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Presence Country
Food Security Outlook Update

Crop development delayed by the late start of the rainy season

August 2015
2015-Q3-1-1-MR-en

IPC 2.0 Acute Food Insecurity Phase

1: Minimal
2: Stressed
3: Crisis
4: Emergency
5: Famine
Would likely be at least one phase worse without current or programmed humanitarian assistance
FEWS NET classification is IPC-compatible. IPC-compatible analysis follows key IPC protocols but does not necessarily reflect the consensus of national food security partners.

IPC 2.0 Acute Food Insecurity Phase

1: Minimal
2: Stressed
3+: Crisis or higher
Would likely be at least one phase worse without
current or programmed humanitarian assistance
FEWS NET classification is IPC-compatible. IPC-compatible analysis follows key IPC protocols but does not necessarily reflect the consensus of national food security partners.
FEWS NET Remote Monitoring countries use a colored outline to represent the highest IPC classification in areas of concern.

IPC 2.0 Acute Food Insecurity Phase

Presence countries:
1: Minimal
2: Stressed
3: Crisis
4: Emergency
5: Famine
Remote monitoring
countries:
1: Minimal
2: Stressed
3+: Crisis or higher
Would likely be at least one phase worse without
current or programmed humanitarian assistance
FEWS NET Remote Monitoring countries use a colored outline to represent the highest IPC classification in areas of concern.

Key Messages

  • Increased rainfall levels since the last week of July have improved conditions for farming and pastoral activities in agropastoral and rainfed agricultural areas. However, with the slow start of the rainy season, crop and pasture development is still less advanced than usual for this time of the year.

  • The improvement in pastoral conditions has strengthened the impact of various humanitarian assistance programs. However, the lean season is not yet over, except for medium and large-scale pastoralists whose animals have begun supplying them with milk. Many poor pastoral, agricultural, and agropastoral households will continue to face food consumption gaps through September and, thus, remain in Crisis (IPC Phase 3 or Phase 3!).

  • In northern and western pastoral areas of the country, the continued purchase of animal feed, the smaller than usual size of livestock herds, and the termination of assistance programs will In northern and western pastoral areas, the purchasing power of poor households will remain limited, even after the end of the lean season, due to continued animal feed purchases, the reduced size of livestock herds, and the end of ongoing humanitarian assistance programs. Affected households will continue to face Stressed (IPC Phase 2) food security outcomes between October and December 2015.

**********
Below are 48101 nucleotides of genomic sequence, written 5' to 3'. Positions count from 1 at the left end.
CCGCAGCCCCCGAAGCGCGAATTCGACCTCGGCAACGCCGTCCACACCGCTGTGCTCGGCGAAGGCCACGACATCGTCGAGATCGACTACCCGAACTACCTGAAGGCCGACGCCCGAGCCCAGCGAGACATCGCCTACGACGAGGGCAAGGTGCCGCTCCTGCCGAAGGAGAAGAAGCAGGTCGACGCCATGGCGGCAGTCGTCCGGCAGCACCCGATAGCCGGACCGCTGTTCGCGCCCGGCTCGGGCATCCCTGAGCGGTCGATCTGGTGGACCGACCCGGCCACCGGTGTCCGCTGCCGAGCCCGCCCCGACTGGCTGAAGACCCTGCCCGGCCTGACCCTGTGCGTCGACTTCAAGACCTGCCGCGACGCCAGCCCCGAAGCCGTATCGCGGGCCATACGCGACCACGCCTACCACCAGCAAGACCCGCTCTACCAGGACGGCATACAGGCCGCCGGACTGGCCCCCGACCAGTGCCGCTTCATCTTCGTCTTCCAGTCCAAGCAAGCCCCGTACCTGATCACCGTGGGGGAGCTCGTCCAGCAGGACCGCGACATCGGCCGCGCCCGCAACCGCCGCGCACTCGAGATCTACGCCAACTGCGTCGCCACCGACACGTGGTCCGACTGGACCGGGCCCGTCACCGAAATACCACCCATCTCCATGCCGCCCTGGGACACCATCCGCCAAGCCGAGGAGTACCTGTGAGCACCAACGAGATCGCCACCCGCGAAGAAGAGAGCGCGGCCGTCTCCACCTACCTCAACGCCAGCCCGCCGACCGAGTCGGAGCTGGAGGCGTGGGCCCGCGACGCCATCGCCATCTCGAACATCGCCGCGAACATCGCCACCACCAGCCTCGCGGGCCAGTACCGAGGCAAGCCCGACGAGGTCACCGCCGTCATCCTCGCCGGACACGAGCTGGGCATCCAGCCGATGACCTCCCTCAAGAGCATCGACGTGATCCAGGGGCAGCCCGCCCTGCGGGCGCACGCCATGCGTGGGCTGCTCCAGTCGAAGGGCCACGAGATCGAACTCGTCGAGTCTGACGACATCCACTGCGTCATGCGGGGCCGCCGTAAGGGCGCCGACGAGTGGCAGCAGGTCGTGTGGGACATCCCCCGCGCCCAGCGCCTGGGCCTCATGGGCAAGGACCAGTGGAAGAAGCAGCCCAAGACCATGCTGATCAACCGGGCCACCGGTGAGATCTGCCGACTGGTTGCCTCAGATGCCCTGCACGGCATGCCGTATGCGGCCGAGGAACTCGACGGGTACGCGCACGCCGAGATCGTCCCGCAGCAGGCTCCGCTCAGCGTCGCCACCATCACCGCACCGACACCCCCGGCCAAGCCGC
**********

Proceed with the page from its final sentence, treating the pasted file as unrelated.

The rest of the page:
• Meanwhile, Stressed (IPC Phase 2 or 2!) food security outcomes currently faced by poor households in the eastern and central reaches of the country are being eased by an average numbers of new animal births, incomes from farm labor, rising livestock prices, and stable food prices. After the October harvest, these households will be in Minimal (IPC Phase 1) food insecurity.

Current Situation

Rainfall: With the exception of the rainfed farming zone and southern reaches of the agropastoral zone that received rainfall in mid-July, the rainy season got off to a later than usual start in most areas of the country. However, rainfall levels have improved since late July and, despite a few dry spells, seasonal rainfall deficits have disappeared. Currently, good soil water levels are helping to promote plant growth and development.

Crops: According to the crop assessment mission conducted by the growing season monitoring network of which FEWS NET is a member, crops in rainfed farming areas currently range from the seedling to the height growth stage. Crops planted in lowland areas in the rainfed farming zone are in the most advanced stages of development, as they were best able to weather the effects of ensuing dry spells. Many farmers have turned to short-cycle crop varieties this year which, due to planting delays, will probably not be harvested until sometime in October (compared with September in a normal year).

Bottomland and dammed areas are, in most livelihood zones, currently under water. The river is also finally cresting, although more than 45 days later than usual, with the runoff flooding walo areas (flood recession farming areas). Farming activities in irrigated areas are underway but, in general, the size of the area planted in irrigated crops is down sharply compared to the same time in 2014 and the five-year average.

Pastoral conditions: In livelihood zones 5 (pastoral and trading) and 6 (pastoral transhumance) where the first rains did not start until mid-August, the only visible new pasture growth is in depression areas and is still in such an early developmental stage that even goats are not yet able to graze on it. In comparison, in a normal year, these pastures begin meeting the needs of local livestock by the beginning of August. Pastoral households are still purchasing animal feed on local markets (at prices ranging from 6,000-6,500 MRO/50 kg bag compared with 4,800 MRO in 2014), since the government assistance program (selling feed at 3,500 MRO/bag) is unable to fully meet their needs.